The campaign will take you less than 10 hours to complete on Normal difficulty, but there is some incentive to replay the story because you can unlock hidden endings by completing the higher challenges. You can also add Skulls to the game, which are options you can select when starting a level that will adjust some of the basic rules and settings for either you or the enemies, like disabling your motion tracker or forcing you to completely restart the level when you die. The extra level of variety is welcome on repeat playthroughs or if you want to add a new challenge to co-op.
The multiplayer has an interesting twist in that the whole system is presented within the context of the Halo universe. When you create your character in multiplayer, you’re supposedly a Spartan IV that’s assigned to the UNSC Infinity, and any armor, skills or weapons you’ve unlocked can be used in any mode. Gameplay is split between the cooperative Spartan Ops and the competitive War Games. Spartan Ops, rather than just being a checklist of various challenge missions, actually has its own storyline, complete with cutscenes, which runs around the main single player narrative. 343’s current plan is to release free 5-mission Spartan Ops chapters over a designated season.
For a lot of players, the real core of Halo 4 will be War Games, which take place on Halo‘s equivalent of the holodeck housed in Infinity’s massive interior and are run for the Spartans to hone their skills fighting against each other. On the whole, the War Games mode delivers a healthy mixture of old and new. Mainstays like the Slayer game type and the Blood Gulch map – resurrected as a new map – will keep old fans smiling. If you ever get bored of playing the game maps, you can always jump into Forge and create something custom, or just play around making Rube Goldberg-esque sequences. It can be fun to blow off some steam by adjusting the gravity, spawning with rocket launchers or just adding a ridiculous number of tanks to a level.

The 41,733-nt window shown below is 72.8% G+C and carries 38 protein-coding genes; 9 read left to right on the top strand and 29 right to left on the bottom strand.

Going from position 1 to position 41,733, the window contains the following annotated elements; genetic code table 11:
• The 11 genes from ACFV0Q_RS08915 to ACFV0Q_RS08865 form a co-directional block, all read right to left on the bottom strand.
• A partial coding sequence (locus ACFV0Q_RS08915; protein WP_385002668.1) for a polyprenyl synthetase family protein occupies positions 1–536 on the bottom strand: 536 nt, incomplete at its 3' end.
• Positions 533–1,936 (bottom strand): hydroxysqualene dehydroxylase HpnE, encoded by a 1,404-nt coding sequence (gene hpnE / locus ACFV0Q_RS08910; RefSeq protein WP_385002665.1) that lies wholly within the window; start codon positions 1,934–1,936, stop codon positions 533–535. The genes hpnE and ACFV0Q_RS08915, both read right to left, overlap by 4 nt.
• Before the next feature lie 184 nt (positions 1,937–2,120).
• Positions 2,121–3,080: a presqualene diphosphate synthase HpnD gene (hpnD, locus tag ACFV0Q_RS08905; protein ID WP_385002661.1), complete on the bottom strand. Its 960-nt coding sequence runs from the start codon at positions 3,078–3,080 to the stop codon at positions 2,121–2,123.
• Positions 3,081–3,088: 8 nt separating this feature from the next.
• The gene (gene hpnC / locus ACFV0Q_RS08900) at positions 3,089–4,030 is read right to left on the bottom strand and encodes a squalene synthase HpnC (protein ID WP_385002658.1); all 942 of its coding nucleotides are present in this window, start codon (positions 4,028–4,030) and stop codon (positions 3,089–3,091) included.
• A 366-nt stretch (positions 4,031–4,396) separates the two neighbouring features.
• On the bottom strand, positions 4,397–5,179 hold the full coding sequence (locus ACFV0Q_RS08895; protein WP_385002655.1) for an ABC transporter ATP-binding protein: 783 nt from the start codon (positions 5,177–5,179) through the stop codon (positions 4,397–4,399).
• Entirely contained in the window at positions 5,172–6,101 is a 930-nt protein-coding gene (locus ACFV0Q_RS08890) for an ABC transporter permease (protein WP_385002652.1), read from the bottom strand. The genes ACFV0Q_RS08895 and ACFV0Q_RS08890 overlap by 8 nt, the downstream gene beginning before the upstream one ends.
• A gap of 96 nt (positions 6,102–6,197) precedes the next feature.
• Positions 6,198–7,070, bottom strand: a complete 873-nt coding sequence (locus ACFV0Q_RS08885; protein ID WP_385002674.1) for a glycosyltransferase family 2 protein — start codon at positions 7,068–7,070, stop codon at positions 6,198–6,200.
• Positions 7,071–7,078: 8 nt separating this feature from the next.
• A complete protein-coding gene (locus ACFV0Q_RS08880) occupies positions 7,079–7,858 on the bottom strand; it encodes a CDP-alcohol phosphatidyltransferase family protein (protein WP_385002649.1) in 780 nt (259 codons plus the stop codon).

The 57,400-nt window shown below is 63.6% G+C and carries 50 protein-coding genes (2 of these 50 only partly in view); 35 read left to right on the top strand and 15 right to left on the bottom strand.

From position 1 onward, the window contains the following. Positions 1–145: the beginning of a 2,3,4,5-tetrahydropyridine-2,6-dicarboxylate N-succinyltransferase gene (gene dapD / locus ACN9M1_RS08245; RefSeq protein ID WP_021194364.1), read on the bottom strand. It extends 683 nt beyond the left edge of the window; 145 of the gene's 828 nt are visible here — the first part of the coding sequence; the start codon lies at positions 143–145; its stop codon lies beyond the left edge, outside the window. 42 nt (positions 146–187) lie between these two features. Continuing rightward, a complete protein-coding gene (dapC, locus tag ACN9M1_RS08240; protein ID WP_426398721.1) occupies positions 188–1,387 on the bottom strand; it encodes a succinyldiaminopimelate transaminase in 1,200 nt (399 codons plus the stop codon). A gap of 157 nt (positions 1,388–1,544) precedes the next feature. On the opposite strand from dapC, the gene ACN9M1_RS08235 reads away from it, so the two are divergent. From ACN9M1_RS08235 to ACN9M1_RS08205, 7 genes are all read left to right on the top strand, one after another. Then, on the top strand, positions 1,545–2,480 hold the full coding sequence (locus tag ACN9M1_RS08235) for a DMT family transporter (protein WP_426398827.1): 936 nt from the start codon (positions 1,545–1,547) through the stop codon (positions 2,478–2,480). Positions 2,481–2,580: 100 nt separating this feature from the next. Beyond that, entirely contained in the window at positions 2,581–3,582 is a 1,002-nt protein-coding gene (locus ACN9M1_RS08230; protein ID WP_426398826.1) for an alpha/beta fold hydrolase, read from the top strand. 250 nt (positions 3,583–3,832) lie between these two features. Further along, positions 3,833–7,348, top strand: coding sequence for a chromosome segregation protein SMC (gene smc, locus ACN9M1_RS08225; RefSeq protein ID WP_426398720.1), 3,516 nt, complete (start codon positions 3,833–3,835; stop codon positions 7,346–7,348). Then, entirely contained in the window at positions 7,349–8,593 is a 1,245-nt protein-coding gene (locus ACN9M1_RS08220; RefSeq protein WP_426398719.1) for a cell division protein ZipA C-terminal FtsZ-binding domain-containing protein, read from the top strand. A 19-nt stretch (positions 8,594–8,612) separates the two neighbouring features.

New to the series are ordinance drops. Weapons will spawn on the map like they normally do, but players will also be able to call in personal drops upon filling their ordinance meter. The meter fills by killing players and performing other specific conditions, like ending a player’s killstreak. Personal ordinance drops help to alleviate the mad dash to or camping around weapon spawn points, but it can sometimes lead to a dominating player becoming more dominating. Halo 4 maintains the weighty feel to its multiplayer combat. The Spartans are sturdy folk in their armor and shield – not easily brought down – making firefights less about who shoots first and more about landing several shots accurately. This pushes the gameplay towards learning the weapons so you know exactly how many shots are needed or comboing with grenades and melee to quickly take someone down.
Bottom Line: It’s going to feel a little off with a new studio taking over the franchise, and Bungie left a big mark on gaming with Halo. While 343i shouldn’t just try to make a Bungie game, the single player isn’t up to the series’ standard. Halo 4 does balance that with a robust amount of content across the various gameplay modes.
Recommendation: The continuation of Master Chief’s story feels a little thin, but War Games, Spartan Ops and all the other multiplayer offerings Halo 4 will keep you playing for months to come.[rating=4]